Police in Hong Kong found guilty of assaulting protestor Seven officers have been found guilty of causing bodily harm to social worker Kenneth Tsang, a prominent pro-democracy advocate. Footage of the attack sparked outrage around the world during 2014ʼs massive protests. Seven police officers in Hong Kong were found guilty on Tuesday of assaulting an activist during the territoryʼs 2014 pro-democracy demonstrations. The charges carry a maximum sentence of three years in prison.

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40/2017 • 16, February 2017

How President Trump’s entry ban rattled an Iranian-American immigration lawyer

President Trump’s order barring travellers from seven predominantly Muslim nations has led to detentions at US airports. An Iranian-American lawyer told DW how the ban personally affected her. Unlike many of the executive orders President Donald Trumpʼs signed in his first week in office, the one titled "Protecting the Nation From Foreign Terrorist Entry Into the United States" had immediate repercussions in the US and around the world. According to media reports, several travelers were barred from boarding a New York-bound airplane in the Egyptian capital Cairo, even though they held valid visas. At major US airports like New Yorkʼs John F. Kennedy, or Dallas/Fort Worth International, dozens of people from the seven countries affected by the ban - Syria, Iran, Iraq, Yemen, Libya, Somalia and Sudan - were stopped and detained. In response to the US ban, Iran said on Saturday it would bar US citizens from entering the country. Venezuelan vice president in hot water over drug trafficking allegations

The US has accused Venezuelan Vice President Tarek El Aissami of being a drug "kingpin." This is one of a series of allegations Washington has brought against the South American nation. Tobias Käufer reports from Bogota. Venezuelaʼs socialists see Tarek El Aissami as a future leader. The 42-year-old career politician has risen quickly up the party ranks to advance to the center of power. He was 33 years old when the revolutionary leader Hugo Chavez appointed him minister of the interior and granted him access to police and security services in the South American country. Just weeks ago, President Nicolas Maduro made him his deputy, sending a signal domestically and abroad that Venezuelaʼs crisis-ridden leader had chosen his successor. But now El Aissami of all people is under suspicion for drug trafficking - at least that is what Washington says. The United States governmentimposed sanctions against the politician and blacklisted him as an international drug trafficker. His assets in the US have been frozen, so no one can conduct business with him in the country without being penalized. Sources in Washington claim that El Aissami and his confidante, Samark Lopez Bello, have overseen international trafficking activities worth millions of dollars. 2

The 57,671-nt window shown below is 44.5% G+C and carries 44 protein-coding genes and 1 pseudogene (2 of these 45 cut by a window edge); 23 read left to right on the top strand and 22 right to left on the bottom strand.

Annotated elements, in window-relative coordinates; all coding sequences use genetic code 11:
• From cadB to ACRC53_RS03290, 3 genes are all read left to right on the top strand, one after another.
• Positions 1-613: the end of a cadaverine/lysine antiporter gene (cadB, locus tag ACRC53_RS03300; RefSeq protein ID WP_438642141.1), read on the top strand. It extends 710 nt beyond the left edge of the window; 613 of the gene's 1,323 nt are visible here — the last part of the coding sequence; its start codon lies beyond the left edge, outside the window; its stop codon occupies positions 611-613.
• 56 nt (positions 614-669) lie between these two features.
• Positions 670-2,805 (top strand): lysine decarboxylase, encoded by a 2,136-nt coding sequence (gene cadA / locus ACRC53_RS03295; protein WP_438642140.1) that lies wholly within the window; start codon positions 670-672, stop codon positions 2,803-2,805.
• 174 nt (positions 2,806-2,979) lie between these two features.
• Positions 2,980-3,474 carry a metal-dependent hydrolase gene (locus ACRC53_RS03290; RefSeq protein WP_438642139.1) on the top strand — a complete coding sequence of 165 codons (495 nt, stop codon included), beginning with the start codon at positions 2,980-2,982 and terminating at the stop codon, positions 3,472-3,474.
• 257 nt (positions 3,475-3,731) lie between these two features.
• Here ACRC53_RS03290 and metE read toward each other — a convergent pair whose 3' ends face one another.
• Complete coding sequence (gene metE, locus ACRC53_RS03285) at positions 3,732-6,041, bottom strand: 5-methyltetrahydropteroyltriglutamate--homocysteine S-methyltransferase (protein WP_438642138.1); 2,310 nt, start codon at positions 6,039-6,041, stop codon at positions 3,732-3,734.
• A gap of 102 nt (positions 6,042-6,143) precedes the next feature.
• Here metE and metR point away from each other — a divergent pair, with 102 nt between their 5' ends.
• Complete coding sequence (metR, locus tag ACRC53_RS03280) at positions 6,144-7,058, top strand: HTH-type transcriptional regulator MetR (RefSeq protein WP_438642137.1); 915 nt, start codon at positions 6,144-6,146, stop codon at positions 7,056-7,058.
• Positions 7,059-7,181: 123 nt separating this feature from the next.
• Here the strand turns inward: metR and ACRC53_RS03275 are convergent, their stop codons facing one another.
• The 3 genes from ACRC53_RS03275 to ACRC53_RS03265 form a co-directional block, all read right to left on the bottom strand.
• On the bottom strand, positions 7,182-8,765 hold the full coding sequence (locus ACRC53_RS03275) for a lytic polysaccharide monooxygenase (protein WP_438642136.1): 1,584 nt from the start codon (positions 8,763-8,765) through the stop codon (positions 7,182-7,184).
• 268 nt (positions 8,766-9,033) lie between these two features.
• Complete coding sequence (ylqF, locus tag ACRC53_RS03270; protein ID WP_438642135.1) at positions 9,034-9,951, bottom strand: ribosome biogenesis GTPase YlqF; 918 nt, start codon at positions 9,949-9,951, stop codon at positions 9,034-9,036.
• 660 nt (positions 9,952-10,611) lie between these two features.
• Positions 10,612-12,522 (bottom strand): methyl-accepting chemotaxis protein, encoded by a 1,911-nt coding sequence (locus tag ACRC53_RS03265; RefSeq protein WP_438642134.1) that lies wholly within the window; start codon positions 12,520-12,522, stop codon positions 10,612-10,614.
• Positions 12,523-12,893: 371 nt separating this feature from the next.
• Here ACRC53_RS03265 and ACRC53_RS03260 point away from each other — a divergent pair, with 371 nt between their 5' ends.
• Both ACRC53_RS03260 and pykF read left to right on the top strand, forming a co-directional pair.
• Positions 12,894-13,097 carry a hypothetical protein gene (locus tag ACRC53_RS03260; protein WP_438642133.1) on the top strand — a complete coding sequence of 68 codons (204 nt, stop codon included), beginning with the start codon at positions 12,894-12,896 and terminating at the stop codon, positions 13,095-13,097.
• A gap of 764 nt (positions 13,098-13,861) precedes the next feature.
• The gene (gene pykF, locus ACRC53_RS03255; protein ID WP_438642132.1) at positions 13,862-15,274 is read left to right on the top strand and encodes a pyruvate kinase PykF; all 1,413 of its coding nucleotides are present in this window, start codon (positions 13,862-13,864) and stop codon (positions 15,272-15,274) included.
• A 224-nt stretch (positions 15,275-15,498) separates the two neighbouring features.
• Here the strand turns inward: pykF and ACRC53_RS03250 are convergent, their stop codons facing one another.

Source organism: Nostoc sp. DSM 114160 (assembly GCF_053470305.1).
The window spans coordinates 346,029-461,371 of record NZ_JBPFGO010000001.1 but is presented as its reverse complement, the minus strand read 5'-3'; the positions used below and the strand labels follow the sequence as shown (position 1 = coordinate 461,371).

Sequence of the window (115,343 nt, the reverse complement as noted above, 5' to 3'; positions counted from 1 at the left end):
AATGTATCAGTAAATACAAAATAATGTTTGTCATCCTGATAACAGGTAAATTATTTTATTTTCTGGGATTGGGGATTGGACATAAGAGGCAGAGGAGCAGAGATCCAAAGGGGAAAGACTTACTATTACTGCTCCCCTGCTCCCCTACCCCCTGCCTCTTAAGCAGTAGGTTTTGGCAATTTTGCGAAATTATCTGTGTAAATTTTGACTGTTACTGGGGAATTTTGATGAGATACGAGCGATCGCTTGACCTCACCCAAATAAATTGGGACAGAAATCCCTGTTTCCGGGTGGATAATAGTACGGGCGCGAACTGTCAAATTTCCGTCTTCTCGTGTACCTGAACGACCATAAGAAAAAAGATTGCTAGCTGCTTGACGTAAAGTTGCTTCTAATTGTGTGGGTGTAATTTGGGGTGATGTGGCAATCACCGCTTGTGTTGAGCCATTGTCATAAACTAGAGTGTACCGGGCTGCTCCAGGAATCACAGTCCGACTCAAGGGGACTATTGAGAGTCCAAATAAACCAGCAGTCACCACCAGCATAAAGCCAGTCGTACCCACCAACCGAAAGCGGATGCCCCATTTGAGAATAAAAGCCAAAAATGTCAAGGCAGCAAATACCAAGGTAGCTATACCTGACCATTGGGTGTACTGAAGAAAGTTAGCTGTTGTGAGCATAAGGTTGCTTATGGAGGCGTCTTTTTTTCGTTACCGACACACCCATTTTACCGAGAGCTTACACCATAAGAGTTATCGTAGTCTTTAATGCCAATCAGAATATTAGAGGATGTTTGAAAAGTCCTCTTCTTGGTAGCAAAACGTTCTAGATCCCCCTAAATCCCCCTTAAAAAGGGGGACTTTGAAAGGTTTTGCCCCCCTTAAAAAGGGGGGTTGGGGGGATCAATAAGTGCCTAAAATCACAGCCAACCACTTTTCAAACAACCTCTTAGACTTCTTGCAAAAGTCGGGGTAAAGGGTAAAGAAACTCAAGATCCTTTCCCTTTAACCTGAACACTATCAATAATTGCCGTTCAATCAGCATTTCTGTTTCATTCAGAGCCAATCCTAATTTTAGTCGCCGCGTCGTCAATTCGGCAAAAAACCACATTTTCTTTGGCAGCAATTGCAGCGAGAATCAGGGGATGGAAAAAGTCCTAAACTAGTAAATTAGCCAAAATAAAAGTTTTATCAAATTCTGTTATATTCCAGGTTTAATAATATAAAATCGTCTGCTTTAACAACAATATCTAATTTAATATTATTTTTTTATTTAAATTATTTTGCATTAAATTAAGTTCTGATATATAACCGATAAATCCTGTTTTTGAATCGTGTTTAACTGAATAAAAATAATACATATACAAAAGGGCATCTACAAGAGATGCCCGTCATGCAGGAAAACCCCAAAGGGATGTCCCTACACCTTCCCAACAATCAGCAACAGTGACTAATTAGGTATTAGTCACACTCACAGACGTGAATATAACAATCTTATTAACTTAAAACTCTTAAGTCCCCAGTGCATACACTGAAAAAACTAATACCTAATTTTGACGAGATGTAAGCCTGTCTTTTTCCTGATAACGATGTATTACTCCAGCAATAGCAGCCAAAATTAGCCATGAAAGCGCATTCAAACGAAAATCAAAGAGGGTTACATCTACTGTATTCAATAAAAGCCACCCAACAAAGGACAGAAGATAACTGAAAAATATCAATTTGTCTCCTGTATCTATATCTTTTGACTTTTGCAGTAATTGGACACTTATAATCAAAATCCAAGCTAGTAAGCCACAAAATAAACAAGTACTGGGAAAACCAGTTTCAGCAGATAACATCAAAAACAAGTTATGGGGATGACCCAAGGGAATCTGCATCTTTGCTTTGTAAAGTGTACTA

Ursula von der Leyen calls for more defense spending ahead of NATO summit Her comments came ahead of a major summit of NATO defense ministers in Brussels

Defense Minister Ursula von der Leyen has said Germanyʼs army needs a bigger budget if it is to keep up with NATO requirements. German Defense Minister Ursula von der Leyen has called for more military spending across Europe, ahead of a meeting with her NATO counterparts in Brussels on Wednesday. Her proposal is an extremely unpopular one in Germany, even as the army suffers from the consequences of outdated equipment and lack of resources. "We Europeans have to do more to be able to establish security

Germany and France put on united front in the face of external crises German Foreign Minister Gabriel and his French counterpart will cooperate closely on issues such as Russia, Ukraine and ties to the United States. The two have hit out at US President Donald Trumpʼs refugee ban. Germanyʼs new foreign minister, Sigmar Gabriel, pledged on Saturday to work closely with France in forging stronger European solidarity amid increasing Russian threats in eastern Europe and a potential cooling in relations with the United States. In his first foreign visit asGermanyʼs top diplomat, Gabriel told reporters in Paris, "Europe has no reason to fear

for Europe, and that means investments," von der Leyen told state broadcaster ZDF. The minister also voiced concerns shared by many NATO member states that the skepticism with which US President Donald Trump has treated the alliance could be dangerous for all involved. However, she hoped that US Secretary of Defense James Mattis would temper Trumpʼs attitude. the future - we have no reason for subservience or restraint." French Foreign Minister Jean-Marc Ayrault reaffirmed France and Germanyʼs common desire for a stronger Europe, saying, "If Germany and France are moving in the same direction and are thinking in the same direction, then Europe is moving forward." The two men also vowed to set up bilateral working groups to specialize on tackling key external issues, including Russia and the Ukraine crisis.

Leaders, groups and businesses react to US immigration ban US President Trumpʼs order banning travelers from some majority-Muslim countries from entering the US has